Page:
• Purchase of Equipment – This includes: the downhole pump, the pumping unit, and string of rods.
  • Construct and Set-up a Base
  • Position and Install the Pumping Unit – This should be located on the base, and on top of the hole.
  • Remove the Current Christmas tree
  • Reconstruct the Wellhead (See Figure 2)
  • Supply Power to the Pump – This is typically accomplished by running electricity to the site or by using an engine. Electrical setups require automatic controls, and use an electric motor; while engine powered pumps usually operate on either stored fuels, or gas from the well.

A Lease Pumper's Basic Guide to Plunger Lifts

Figure 2. Two Examples Wellhead Designs Used for Wells with Plunger Lifts

The Bumper Housing and Catcher

The bumper housing and catcher carry out a variety of functions. For instance, the bumper offers a cushioned bumper to halt the plunger as it reaches the end of its journey and into the housing (where it receives lubrication for the next journey). Once there, the arrival unit will register the plunger has reached its topside destination; and will then either signal the controller, or control panel, to close the flowline valve.

Once completed, the lease pumper can then engage the catcher (allowing the plunger to catch the next time it arrives). The pumper can then remove the plunger to inspect, service, or replace the device to get back into operation at lease pumper’s discretion.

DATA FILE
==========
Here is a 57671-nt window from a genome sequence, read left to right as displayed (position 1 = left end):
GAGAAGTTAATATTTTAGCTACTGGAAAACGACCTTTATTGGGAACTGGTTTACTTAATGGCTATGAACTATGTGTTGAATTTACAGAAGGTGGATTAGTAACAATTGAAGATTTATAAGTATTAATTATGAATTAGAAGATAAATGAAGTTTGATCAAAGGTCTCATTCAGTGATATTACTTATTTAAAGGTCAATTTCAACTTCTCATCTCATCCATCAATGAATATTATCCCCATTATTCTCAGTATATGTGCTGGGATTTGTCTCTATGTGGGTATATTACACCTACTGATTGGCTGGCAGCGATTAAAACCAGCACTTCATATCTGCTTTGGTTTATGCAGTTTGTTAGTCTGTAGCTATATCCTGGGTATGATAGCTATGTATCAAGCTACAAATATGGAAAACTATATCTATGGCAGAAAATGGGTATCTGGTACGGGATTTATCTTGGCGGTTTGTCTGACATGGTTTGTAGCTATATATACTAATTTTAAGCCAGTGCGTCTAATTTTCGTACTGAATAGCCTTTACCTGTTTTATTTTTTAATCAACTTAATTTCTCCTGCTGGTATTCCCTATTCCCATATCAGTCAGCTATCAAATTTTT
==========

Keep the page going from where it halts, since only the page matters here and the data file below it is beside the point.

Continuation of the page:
A Lease Pumper's Basic Guide to Plunger Lifts

Figure 3. Examples of Common Components Found in a Plunger Lift System – from right to left: a housing with lubricator and electronic sensor, bumper, plunger, and a controller. (Production Control Services, Inc.)

Controllers

The majority of controllers (See Figure 4) have the ability to operate with either pressure cycles or time control. Timers can be utilized for specific shut-in times. They can also be used to operate using high/low pressure measurements using a differential pressure switch and the flow line throttle pilot pressure. By decreasing formation gas loss and having this available flexibility, controllers provide the most ideal method for a majority of wells (and lease pumpers).

A Lease Pumper's Basic Guide to Plunger Lifts

Figure 4. Example of an Electronic Controller (Production Control Services, Inc.)

The Perks of Using Plunger Lifts

There are many perks for transforming a minimally producing plowing well into well with a lift system. In many situation, there are significant benefits for choosing a plunger lift system over the other available options. These can include:

  • Avoids Gas-Locked Pump Issues
  • Conserves Formation Gas Pressure
  • Decreases Gas/Oil Ratios
  • Decreases Lifting Costs
  • Enhances the Ease of Operations
  • Improves Production
  • Lower Installation and Operating Costs
  • Produces with a Lower Casing Pressure
  • Prohibits Water Buildup
  • Scrape Tubing Paraffin
  • Utilizes Electronic or Pneumatic Controllers

However, it is important to remember when utilizing a plunger system, you should use a gauge ring (with the identical size as the mandrel planning to be used in the plunger lift system) to run down the well. This will help to pinpoint any issues that could arise, preventing the plunger from  being able to free-fall within the tubing.

Avoids Gas-Locked Pump Issues

When working with a high gas producing well, mechanical pumping units (unlike plunger lift systems) have a tendency for the pump to gas lock; thus preventing the well from producing.

Conserves Formation Gas Pressure